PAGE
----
Police cracking down on motorists using their cellphones while driving this week say many tradespeople in Northland are talking and driving.
Police nationwide are holding a week-long blitz, targeting motorists using cellphones while driving in an effort to improve road safety. Since the ban came into effect on November 1, 2009, Northland police have issued 361 infringement notices to drivers.
Strategic Traffic Unit (STU) Constable Mike Greenwood said people who were using cellphones while driving were of all ages, but police had been seeing large numbers of tradespeople talking while driving. "We are seeing plumbers, builders, electricians talking while driving quite a lot. Compliance hasn't been great in this area, hence the crackdown."
STU head Sergeant Graeme Pugh said police would rather not have to give out tickets or prosecute people for using a cellphone while driving, but people kept doing it.
"Hands-free kits are very cheap these days so there's no excuse," Mr Pugh said.
Lance Goulsbro, Acting Senior Sergeant of Road Policing for Northland, said the ban on using cellphones - other than hands-free devices - is three years old, but too many people were still flouting the rule.
On Wednesday afternoon, police stopped six motorists using cellphones within 15 minutes at Whangarei Town Basin and several more were spotted, but not able to be stopped.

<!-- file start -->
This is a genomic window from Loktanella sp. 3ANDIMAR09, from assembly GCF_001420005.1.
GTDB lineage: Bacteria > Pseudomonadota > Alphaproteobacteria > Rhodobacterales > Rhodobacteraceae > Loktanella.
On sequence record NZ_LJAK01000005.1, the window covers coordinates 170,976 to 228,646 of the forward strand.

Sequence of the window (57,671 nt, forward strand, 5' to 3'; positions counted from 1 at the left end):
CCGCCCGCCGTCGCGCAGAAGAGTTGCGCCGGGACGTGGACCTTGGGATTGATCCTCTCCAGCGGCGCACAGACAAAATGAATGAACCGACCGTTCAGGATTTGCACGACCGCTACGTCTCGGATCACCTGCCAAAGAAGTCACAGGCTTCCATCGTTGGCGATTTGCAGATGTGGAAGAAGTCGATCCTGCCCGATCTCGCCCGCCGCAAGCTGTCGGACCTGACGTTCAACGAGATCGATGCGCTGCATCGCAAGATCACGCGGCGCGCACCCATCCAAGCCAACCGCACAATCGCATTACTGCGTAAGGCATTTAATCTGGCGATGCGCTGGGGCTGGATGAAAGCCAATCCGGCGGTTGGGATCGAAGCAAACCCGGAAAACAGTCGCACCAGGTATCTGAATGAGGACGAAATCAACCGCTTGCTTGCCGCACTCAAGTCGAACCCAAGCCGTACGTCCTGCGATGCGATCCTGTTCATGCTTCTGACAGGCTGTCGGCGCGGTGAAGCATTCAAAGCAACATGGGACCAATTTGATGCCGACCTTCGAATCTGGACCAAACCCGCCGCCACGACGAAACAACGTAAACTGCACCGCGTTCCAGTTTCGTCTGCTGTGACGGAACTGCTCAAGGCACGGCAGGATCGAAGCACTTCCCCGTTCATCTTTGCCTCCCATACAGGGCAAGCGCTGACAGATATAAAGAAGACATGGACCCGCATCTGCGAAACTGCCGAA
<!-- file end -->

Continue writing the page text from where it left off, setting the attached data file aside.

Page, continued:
"It's a road safety issue. The research shows that using a cellphone while driving increases the probability of a crash," said Mr Goulsbro.
"Using a cellphone slows a driver's reaction time because they are not concentrating totally on the road.
"It's that distraction that's the big danger here - they won't be able to react as quickly as they normally would."
The Northland police STU has stationed officers at intersections around the district watching for motorists using their cellphones.
Mr Goulsbro said police had to be surreptitious about enforcing the crackdown as if a motorist saw a police car ahead they would put their cellphone down if they were using it.